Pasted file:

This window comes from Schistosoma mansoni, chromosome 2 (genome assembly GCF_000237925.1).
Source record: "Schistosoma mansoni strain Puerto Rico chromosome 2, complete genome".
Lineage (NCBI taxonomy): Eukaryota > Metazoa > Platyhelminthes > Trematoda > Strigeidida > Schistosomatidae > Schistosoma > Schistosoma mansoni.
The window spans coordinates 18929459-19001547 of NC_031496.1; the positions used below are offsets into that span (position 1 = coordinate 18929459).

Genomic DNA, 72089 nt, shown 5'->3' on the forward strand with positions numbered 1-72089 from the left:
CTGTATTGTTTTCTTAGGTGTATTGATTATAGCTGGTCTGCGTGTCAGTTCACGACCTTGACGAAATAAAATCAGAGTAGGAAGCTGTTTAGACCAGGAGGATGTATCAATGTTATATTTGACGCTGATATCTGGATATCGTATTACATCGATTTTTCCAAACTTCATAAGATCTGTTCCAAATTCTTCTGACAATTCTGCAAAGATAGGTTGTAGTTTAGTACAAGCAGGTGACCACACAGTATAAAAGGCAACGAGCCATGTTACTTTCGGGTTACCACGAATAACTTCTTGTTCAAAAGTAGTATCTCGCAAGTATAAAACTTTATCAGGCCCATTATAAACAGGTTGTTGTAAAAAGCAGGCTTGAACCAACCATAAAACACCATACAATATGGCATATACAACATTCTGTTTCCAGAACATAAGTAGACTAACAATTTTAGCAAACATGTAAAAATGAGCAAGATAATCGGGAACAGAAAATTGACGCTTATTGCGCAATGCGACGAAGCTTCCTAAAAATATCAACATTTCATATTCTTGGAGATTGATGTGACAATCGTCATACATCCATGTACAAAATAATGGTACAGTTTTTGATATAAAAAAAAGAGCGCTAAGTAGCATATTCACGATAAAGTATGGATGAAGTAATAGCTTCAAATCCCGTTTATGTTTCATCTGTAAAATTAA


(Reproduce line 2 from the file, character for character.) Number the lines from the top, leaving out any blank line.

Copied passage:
Source record: "Schistosoma mansoni strain Puerto Rico chromosome 2, complete genome".